Clayton Kershaw does it again in victory over Nationals

Clayton Kershaw does it again in victory over Nationals
Dodgers starter Clayton Kershaw delivers a pitch during the team's 4-1 victory over the Washington Nationals on Tuesday. Kershaw earned his 17th victory of the season. (Wally Skalij / Los Angeles Times)

Sandy Koufax made a rare visit to Dodger Stadium on Tuesday and you couldn't blame him if he felt as if he was looking into a mirror. Because there on the mound was Koufax's real-life doppelganger, Clayton Kershaw.

Sure, it's become a well-worn theme to compare the two left-handers, who really don't look much like one another. But put Kershaw in the middle of the diamond with a baseball in his hand and he sure pitches like Koufax — never more so than Tuesday, when he held the Washington Nationals to three hits over eight innings in a 4-1 Dodgers victory.


Consider the numbers:

With eight strikeouts Kershaw reached 202 for the season, topping 200 for a fifth consecutive year. Koufax is the only other L.A. Dodger to do that.

By holding the Nationals to one run, Kershaw lowered his season earned-run average to 1.70. Koufax's 1.73 in 1966 is the best mark since the Dodgers moved west from Brooklyn.

And with his 17th victory of the season Kershaw (17-3) leads the majors in wins, something Koufax did three times.

Add it all up and Kershaw would seem to be a lock to win his third Cy Young Award, matching the number Koufax won.

"He spoils us for sure," Dodgers Manager Don Mattingly said of Kershaw, who is 14-1 in his last 17 starts. "It's good that people who don't get to see him every day talk about him so the whole rest of the country can hear about him and see him.

"We see it all the time. He's just been so valuable for us."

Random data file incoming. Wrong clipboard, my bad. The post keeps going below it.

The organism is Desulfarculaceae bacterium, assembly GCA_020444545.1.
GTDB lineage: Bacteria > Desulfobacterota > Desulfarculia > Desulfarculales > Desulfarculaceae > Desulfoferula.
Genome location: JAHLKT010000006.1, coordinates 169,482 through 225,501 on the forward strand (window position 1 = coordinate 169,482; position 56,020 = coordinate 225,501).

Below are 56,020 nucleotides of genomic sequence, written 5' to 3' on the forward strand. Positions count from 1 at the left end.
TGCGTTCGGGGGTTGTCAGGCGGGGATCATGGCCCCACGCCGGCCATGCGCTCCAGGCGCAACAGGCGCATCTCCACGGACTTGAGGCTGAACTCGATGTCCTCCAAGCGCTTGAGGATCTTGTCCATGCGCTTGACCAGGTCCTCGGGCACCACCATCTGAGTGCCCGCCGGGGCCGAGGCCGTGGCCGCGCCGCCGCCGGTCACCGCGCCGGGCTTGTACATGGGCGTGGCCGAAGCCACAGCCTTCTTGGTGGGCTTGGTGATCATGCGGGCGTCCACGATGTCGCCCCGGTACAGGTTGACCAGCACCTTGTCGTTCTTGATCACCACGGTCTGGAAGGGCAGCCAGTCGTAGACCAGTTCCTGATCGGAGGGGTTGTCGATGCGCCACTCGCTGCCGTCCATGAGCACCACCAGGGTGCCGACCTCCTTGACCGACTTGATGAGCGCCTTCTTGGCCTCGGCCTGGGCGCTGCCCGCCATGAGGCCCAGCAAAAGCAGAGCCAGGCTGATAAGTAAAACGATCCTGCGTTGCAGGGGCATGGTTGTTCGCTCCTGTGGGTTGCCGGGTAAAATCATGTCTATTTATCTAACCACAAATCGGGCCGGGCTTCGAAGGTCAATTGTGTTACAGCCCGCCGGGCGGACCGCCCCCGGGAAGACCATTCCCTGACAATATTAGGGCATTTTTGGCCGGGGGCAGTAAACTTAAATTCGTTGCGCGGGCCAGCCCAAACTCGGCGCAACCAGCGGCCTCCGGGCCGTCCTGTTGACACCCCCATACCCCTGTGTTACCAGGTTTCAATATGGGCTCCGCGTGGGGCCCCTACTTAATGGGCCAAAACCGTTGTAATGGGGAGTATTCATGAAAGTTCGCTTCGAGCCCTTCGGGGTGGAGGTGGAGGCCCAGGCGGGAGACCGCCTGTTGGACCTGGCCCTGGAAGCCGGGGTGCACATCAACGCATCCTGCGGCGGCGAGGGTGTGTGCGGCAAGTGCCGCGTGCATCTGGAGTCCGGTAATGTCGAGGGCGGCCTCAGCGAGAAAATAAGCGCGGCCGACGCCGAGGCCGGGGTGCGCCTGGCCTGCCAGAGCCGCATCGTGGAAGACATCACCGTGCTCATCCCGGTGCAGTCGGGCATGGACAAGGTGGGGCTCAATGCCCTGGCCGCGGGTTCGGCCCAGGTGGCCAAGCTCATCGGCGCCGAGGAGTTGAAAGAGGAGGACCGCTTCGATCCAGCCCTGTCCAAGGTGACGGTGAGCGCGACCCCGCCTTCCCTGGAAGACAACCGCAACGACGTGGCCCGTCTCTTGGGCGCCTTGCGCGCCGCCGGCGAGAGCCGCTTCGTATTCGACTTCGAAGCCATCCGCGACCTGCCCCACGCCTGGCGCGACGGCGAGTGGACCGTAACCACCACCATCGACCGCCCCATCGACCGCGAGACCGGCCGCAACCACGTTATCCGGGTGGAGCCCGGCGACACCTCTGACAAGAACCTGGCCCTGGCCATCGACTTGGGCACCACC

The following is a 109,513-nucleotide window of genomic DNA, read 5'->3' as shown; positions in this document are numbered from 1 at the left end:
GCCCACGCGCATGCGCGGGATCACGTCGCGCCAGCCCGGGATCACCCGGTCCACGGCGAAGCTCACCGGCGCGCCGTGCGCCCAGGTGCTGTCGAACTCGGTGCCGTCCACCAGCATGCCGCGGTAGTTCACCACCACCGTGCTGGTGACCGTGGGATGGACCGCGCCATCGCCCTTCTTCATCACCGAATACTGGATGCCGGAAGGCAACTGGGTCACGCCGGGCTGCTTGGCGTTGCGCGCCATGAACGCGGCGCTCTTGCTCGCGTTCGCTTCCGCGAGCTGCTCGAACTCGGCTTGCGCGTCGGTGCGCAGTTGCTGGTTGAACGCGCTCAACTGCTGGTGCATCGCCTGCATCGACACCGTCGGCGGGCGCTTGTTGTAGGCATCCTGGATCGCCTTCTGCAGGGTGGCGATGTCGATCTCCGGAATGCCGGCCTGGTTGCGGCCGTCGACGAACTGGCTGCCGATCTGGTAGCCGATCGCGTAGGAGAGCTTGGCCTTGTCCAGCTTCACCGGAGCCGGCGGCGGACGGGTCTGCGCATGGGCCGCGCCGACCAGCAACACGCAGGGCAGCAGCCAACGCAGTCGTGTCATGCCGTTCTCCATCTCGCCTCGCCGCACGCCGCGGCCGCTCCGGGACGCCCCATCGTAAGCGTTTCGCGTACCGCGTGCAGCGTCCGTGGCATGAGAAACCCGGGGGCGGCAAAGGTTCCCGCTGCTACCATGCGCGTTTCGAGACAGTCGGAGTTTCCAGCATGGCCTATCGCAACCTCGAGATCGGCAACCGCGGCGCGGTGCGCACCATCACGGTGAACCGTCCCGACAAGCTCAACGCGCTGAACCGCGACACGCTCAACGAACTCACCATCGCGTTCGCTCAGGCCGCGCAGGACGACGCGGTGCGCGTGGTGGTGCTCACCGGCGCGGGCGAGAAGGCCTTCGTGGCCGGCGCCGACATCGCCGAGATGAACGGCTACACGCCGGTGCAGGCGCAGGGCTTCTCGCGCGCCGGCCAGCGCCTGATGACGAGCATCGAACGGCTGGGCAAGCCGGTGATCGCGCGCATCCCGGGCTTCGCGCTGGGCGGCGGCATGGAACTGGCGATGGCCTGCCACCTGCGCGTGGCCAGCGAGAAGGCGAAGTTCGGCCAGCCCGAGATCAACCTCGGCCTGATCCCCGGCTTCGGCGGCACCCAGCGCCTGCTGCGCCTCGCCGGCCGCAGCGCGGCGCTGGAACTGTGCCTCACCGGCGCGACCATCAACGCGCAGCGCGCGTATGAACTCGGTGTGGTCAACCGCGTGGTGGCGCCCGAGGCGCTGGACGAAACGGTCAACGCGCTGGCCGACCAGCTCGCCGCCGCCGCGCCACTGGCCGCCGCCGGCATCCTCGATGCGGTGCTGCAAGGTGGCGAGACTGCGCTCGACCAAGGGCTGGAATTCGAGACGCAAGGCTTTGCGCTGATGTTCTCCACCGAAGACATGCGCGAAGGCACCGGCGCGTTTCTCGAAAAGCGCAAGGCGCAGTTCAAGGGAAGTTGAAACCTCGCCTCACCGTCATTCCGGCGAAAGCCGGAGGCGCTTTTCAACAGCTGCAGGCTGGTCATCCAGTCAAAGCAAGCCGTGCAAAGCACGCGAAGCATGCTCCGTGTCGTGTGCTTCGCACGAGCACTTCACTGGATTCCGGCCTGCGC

But perhaps most important for these Dodgers, whose division lead over the San Francisco Giants has shrunk to two games, is the fact that, like Koufax, Kershaw puts the brakes on long losing streaks.

Tuesday marked the 13th time Kershaw has taken the mound following a Dodgers loss this season and the team has won all but one of those games. That's a big reason why the Dodgers' longest losing streak this season is three games, marking only the third time in franchise history the team has gone this deep into a season without losing at least four games in a row.

No team Koufax played on managed to do that.

"It's the importance of pitching," said Mattingly, who has seen his Dodgers win 19 times in Kershaw's 23 starts. "Good pitching is really dominant."

Kershaw was certainly that against the Nationals, retiring 17 of 18 batters after Wilson Ramos' leadoff single in the second. Bryce Harper snapped the string — and the shutout — with a long homer to right-center with two outs in the seventh.

By then the game had largely been decided, and it was one of the major differences between Koufax and Kershaw that helped decide it. While Koufax was a terrible hitter — his career average was .097 and he struck out in half his at-bats — Kershaw works hard at the offensive side of his game.

That paid off Tuesday, when, with one out in the fifth inning of a scoreless game, Kershaw singled to center, then went from first to third on Harper, the Nationals' strong-armed center fielder, when Dee Gordon followed with another single to the same spot.


That allowed Gordon to take second and both would later score. An inning later Juan Uribe doubled the margin with two-run homer, making it 4-0 Dodgers.

"I don't know if that was the smartest decision," Kershaw admitted afterward. "I don't get that opportunity much. That was probably a dumb play looking back on it, but it worked out."

It also left Kershaw looking a bit like an overexcited Little Leaguer, pitching the rest of the game with a dirt-caked uniform.

"It's fun to be a baseball player and do all facets of the game," he said. "When there's a little dirt on your jersey it actually feels like you contributed."

His teammates agree.

"It pains me to say this, but Clayton truly is a baseball player," catcher A.J. Ellis said. "The way he swings the bat, the way he runs the bases, the way he fields his position. He's an athlete.

"Nothing he does on the baseball field ever truly amazes me because he's prepared for any situation that could arise."